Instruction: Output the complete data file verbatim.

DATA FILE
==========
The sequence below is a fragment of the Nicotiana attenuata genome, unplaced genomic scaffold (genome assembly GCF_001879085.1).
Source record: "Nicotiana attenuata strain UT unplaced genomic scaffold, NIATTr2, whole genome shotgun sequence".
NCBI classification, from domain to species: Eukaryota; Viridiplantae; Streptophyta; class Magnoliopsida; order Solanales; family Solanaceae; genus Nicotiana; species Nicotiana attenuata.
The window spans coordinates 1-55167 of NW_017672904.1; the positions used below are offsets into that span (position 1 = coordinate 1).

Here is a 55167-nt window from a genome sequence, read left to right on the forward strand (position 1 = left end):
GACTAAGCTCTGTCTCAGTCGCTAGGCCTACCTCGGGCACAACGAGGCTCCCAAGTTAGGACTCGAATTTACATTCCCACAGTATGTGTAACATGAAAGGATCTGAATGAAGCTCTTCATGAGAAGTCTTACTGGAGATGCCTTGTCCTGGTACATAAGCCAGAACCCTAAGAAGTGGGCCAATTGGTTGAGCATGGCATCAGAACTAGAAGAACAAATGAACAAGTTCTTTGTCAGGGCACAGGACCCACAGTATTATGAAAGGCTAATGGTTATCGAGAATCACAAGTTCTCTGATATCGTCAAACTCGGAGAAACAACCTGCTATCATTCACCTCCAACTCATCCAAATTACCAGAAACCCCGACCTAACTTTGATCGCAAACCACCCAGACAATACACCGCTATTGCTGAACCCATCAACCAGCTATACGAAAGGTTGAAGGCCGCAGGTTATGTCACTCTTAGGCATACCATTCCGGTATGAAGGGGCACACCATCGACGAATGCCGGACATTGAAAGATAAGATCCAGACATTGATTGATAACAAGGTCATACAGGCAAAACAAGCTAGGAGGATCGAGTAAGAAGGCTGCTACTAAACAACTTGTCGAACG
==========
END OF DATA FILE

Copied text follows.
The sequence below is a fragment of the Nicotiana attenuata genome, unplaced genomic scaffold (genome assembly GCF_001879085.1).
Source record: "Nicotiana attenuata strain UT unplaced genomic scaffold, NIATTr2, whole genome shotgun sequence".
NCBI classification, from domain to species: Eukaryota; Viridiplantae; Streptophyta; class Magnoliopsida; order Solanales; family Solanaceae; genus Nicotiana; species Nicotiana attenuata.
The window spans coordinates 1-55167 of NW_017672904.1; the positions used below are offsets into that span (position 1 = coordinate 1).

Here is a 55167-nt window from a genome sequence, read left to right on the forward strand (position 1 = left end):
GACTAAGCTCTGTCTCAGTCGCTAGGCCTACCTCGGGCACAACGAGGCTCCCAAGTTAGGACTCGAATTTACATTCCCACAGTATGTGTAACATGAAAGGATCTGAATGAAGCTCTTCATGAGAAGTCTTACTGGAGATGCCTTGTCCTGGTACATAAGCCAGAACCCTAAGAAGTGGGCCAATTGGTTGAGCATGGCATCAGAACTAGAAGAACAAATGAACAAGTTCTTTGTCAGGGCACAGGACCCACAGTATTATGAAAGGCTAATGGTTATCGAGAATCACAAGTTCTCTGATATCGTCAAACTCGGAGAAACAACCTGCTATCATTCACCTCCAACTCATCCAAATTACCAGAAACCCCGACCTAACTTTGATCGCAAACCACCCAGACAATACACCGCTATTGCTGAACCCATCAACCAGCTATACGAAAGGTTGAAGGCCGCAGGTTATGTCACTCTTAGGCATACCATTCCGGTATGAAGGGGCACACCATCGACGAATGCCGGACATTGAAAGATAAGATCCAGACATTGATTGATAACAAGGTCATACAGGCAAAACAAGCTAGGAGGATCGAGTAAGAAGGCTGCTACTAAACAACTTGTCGAACG